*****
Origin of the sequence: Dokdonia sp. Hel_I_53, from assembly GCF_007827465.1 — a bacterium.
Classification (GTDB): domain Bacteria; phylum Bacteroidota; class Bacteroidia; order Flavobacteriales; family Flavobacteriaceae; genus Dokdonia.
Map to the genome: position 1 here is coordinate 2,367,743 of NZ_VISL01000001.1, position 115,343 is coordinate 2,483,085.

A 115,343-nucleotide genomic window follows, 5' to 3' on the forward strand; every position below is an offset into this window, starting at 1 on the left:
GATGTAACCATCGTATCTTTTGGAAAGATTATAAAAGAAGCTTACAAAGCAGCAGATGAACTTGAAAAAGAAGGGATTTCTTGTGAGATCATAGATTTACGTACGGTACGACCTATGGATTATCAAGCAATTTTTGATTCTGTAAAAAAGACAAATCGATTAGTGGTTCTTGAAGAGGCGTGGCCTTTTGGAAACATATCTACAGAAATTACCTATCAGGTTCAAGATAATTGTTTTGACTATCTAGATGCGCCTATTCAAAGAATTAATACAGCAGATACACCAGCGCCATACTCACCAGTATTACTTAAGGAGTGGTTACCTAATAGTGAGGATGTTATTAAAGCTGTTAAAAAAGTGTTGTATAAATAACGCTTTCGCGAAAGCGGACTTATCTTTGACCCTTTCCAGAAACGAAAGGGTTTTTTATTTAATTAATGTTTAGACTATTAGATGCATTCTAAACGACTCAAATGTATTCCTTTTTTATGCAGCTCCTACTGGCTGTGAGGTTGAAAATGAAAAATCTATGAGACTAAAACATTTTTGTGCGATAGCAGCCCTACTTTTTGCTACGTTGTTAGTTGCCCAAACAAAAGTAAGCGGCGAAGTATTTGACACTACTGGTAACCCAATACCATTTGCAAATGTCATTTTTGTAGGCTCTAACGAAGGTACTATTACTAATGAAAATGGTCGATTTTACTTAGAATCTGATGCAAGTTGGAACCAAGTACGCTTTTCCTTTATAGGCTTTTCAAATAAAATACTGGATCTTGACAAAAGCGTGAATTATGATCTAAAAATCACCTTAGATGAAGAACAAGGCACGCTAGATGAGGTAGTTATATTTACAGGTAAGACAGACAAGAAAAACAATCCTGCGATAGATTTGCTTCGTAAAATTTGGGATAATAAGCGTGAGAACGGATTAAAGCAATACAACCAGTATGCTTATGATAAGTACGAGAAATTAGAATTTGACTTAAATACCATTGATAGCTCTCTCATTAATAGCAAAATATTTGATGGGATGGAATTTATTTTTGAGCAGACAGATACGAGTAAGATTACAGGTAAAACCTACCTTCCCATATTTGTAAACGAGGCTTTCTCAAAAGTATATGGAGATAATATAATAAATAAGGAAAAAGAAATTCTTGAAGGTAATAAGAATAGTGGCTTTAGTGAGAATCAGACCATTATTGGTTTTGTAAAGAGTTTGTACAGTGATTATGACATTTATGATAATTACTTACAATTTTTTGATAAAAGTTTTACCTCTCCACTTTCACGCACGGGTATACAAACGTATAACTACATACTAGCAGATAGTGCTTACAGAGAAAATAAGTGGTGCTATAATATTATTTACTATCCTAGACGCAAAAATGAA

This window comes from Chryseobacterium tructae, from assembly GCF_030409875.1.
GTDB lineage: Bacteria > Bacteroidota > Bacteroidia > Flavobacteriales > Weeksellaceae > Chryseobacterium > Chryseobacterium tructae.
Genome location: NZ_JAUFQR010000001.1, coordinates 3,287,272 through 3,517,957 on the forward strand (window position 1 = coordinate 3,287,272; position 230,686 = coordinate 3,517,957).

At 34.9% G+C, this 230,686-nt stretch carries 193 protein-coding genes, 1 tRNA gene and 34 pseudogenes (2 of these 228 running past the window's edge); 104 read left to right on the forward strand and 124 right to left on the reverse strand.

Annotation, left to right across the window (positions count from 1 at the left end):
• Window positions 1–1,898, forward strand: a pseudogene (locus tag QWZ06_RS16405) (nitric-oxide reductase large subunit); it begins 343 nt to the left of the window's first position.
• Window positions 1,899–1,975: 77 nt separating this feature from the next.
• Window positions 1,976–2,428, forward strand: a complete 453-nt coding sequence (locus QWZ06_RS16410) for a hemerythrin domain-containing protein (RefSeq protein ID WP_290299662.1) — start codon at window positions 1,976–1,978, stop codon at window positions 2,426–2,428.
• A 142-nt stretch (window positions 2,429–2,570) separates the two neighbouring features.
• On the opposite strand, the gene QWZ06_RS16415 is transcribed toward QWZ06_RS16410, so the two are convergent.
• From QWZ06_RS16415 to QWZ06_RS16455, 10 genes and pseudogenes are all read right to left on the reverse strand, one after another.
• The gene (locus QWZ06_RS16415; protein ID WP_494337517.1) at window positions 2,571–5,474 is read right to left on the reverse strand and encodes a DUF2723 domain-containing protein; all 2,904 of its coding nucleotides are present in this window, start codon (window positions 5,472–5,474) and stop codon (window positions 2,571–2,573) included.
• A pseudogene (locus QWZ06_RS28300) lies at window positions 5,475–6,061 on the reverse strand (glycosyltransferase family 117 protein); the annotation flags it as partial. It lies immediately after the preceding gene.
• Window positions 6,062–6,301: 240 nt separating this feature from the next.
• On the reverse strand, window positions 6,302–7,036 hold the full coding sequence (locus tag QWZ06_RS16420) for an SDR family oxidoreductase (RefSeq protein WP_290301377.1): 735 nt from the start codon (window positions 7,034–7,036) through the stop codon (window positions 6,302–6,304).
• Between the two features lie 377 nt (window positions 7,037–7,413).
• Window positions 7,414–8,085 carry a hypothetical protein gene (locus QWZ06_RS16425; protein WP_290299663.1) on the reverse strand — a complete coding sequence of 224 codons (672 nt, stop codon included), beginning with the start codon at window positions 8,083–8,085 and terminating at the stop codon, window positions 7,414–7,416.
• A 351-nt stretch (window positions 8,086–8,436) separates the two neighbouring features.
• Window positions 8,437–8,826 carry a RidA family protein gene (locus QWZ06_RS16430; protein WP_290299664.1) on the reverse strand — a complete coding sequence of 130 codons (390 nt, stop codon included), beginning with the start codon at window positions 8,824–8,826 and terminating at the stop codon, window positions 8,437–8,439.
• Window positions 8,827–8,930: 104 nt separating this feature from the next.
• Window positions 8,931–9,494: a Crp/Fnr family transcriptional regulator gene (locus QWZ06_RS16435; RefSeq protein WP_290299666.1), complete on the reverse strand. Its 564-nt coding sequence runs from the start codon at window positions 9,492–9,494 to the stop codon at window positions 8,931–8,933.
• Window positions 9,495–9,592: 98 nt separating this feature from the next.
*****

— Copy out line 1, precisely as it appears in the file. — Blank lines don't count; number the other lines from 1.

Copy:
Origin of the sequence: Dokdonia sp. Hel_I_53, from assembly GCF_007827465.1 — a bacterium.